Greek crisis spreads fear it could undercut American recovery

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Investors and policymakers are starting to worry that the economic crisis in Greece could cross the Atlantic and undermine the U.S. economic recovery, in the same way that U.S. housing woes in 2008 battered Europe.

“What we have seen is that contagion”—economist-speak for a spreading crisis—”has gone global,” says Harvard University economist Jeffrey Frankel.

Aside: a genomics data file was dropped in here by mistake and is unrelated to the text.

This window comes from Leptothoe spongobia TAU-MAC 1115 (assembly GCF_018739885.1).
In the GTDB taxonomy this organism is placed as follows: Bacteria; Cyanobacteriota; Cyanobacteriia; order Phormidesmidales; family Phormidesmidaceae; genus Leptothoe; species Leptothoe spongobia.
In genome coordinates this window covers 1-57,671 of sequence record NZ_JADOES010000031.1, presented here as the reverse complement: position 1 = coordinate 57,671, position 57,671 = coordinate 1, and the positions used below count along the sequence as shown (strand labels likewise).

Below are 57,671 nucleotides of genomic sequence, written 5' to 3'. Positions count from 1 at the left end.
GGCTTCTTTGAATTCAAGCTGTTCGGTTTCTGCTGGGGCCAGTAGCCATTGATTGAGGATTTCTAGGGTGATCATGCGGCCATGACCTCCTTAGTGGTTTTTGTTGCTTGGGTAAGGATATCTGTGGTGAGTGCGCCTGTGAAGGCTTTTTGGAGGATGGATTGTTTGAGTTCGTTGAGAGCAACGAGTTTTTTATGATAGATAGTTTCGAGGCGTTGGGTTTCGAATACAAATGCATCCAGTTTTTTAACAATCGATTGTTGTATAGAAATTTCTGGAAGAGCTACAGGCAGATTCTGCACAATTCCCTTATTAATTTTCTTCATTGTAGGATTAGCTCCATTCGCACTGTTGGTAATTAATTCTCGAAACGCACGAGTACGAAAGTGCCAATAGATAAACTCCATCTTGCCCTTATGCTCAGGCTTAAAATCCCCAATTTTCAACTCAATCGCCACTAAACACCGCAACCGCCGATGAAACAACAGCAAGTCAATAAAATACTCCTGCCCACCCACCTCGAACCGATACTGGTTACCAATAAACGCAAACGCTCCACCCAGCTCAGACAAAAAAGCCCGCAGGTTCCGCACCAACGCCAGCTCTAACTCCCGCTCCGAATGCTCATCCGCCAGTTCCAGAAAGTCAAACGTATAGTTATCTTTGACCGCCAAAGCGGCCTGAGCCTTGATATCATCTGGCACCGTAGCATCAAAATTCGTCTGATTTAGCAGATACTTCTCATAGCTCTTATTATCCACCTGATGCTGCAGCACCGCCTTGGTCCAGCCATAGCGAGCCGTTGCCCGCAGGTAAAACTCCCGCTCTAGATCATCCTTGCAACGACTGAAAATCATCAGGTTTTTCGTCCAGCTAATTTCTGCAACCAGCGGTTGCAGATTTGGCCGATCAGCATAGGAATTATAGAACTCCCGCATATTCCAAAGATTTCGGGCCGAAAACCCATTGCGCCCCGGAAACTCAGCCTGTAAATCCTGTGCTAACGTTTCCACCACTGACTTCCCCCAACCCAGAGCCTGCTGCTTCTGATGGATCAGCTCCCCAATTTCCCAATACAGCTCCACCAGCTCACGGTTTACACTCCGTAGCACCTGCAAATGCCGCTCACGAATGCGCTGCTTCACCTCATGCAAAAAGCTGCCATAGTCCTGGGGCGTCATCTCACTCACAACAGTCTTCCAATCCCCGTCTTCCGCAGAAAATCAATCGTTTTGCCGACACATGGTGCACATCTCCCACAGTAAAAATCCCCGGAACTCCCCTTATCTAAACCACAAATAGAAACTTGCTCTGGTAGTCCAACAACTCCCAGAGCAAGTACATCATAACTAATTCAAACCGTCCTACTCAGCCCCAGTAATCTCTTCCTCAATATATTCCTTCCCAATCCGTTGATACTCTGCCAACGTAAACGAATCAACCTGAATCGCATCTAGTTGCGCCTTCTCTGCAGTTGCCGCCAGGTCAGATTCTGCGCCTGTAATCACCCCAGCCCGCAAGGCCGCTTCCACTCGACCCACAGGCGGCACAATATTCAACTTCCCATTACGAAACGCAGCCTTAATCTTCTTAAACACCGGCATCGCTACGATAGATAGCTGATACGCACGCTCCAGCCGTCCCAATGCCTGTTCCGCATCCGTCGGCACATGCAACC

Early credit-market indicators of contagion to the U.S. aren’t yet flashing red, but investors are keeping a wary eye on them. “This is like we’ve agitated a colony of prairie dogs, and everybody is looking out of their hole to see what’s going on,” said Howard Simons, bond strategist at Bianco Research in Chicago. “But it’s no crisis, yet.”

Full story Greece Fuels Fears of Contagion in U.S. –